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BBA LIBOR falls on central bank intervention

13 Dec 2007

The first BBA LIBOR fixings since yesterdays central bank interventions shows banks are today borrowing money from each other at lower rates. The real rates of interest being used by the UKs banks to borrow from each other have fallen today, demonstrating the City has welcomed the united action by the worlds major central banks to make borrowing easier.

Todays falls in the BBA LIBOR rates for overnight, one month and three month borrowing in sterling, euro and US dollars are:

Overnight Sterling from 5.685 to 5.60875
1 month Sterling from 6.74625 to 6.60375
3 month Sterling from 6.62688 to 6.51375

Overnight Euro from 4.055 to 4.04625
1 month Euro from 4.945 to 4.935
3 month Euro from 4.9525 to 4.94938

Overnight US dollars from 4.34 to 4.30 
1 month US dollars from 5.1025 to 5.0275
3 month US dollars from 5.0575 to 4.99063

The fact that central banks seem willing to engage to address the stress in the credit markets, and that the Bank of England in particular has widened its pool of acceptable collateral, has been seen as constructive. The central banks have also left themselves some welcome latitude to inject further liquidity over the next few weeks.

Key facts about BBA LIBOR

As economists scour the markets for signs of a credit crunch, attention is turning to BBA LIBOR as one of the key indicators of what the market is thinking. The BBA has therefore put together this short briefing note for journalists.

1. What is BBA LIBOR?

The British Bankers' Association London Interbank Offered Rate closely reflects the real rates of interest being used by the world's big financial institutions.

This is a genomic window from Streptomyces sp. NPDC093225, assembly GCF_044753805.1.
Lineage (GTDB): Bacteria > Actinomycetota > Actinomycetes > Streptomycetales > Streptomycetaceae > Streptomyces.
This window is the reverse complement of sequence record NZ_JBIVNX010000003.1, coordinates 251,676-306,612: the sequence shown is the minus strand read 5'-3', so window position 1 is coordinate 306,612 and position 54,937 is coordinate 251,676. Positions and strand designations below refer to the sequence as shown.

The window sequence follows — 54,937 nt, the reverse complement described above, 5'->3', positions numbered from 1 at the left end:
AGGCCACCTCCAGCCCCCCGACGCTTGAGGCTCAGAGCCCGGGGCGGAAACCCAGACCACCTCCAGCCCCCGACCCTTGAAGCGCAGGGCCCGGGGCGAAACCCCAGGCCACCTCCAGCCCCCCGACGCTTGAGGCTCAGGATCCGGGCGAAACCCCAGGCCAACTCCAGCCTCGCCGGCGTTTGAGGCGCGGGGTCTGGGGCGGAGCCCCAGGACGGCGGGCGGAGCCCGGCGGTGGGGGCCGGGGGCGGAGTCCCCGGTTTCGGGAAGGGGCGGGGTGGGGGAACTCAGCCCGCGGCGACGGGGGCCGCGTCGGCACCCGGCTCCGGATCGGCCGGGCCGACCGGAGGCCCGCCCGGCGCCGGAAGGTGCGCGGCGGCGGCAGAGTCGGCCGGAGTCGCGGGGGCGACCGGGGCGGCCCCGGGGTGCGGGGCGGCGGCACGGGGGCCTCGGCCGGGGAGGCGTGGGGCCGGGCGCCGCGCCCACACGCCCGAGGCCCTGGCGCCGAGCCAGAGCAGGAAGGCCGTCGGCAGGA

Central banks (such as the Bank of England, the US Federal Reserve and the European Central Bank) may fix official base rates monthly, but BBA LIBOR reflects the actual rate at which banks borrow money from each other.

BBA LIBOR figures are issued daily on more than 300,000 screens around the world. Rates are quoted for a range of borrowing periods, ranging from overnight loans to 12 months, and a range of world currencies.

BBA LIBOR is used as the basis for a wealth of financial products, from derivatives such as futures traded on the Chicago Mercantile Exchange and Euronext LIFFE, to residential mortgages.

2. Why is it in the news?

Because BBA LIBOR rates are calculated daily from the rates at which banks agree to lend each other money, it is an accurate barometer of how global markets are reacting to market conditions. Recently the rates have been moving dramatically, hitting historical peaks against the base rate.

The Bank of England base rate is currently 5.5 per cent.

3. How is it calculated?

The BBA uses Reuters to fix and publish the data daily, usually before 12 noon UK time.

It assembles the interbank borrowing rates from 16 contributor panel banks at 11am, looks at the middle 50 per cent of these rates and uses these to calculate an average, which then becomes that day's BBA LIBOR rate. This process is followed 150 times to create rates for all 15 maturities (ranging from overnight to 12 months) and all 10 currencies for which a BBA LIBOR rate is quoted.

4. What should I be looking for?

Dramatic changes in the overnight BBA LIBOR rate mean that there is short term volatility in the markets.

The overnight rate is the rate which is most often quoted in the financial press. The banks' longer-term expectations for the markets are more clearly evident in the 12-month figures.

5. How did it become so important?

BBA LIBOR was first developed in the 1980s as demand grew for an accurate measure of the real rate at which banks would lend money to each other. This became increasingly important as London's status grew as an international financial centre.

More than 20 per cent of all international bank lending and more than 30 per cent of all foreign exchange transactions now take place in London.

BBA LIBOR is now used to calculate the interest rates for a range of financial instruments and derivatives based on the BBA LIBOR rates are now traded on exchanges such as LIFFE, the Chicago Mercantile Exchange (CME) and SIMEX.

For further information, please contact:
Press office (020 7216 8989)
Press Office (Out of hours contact) (020 7216 8888)

 
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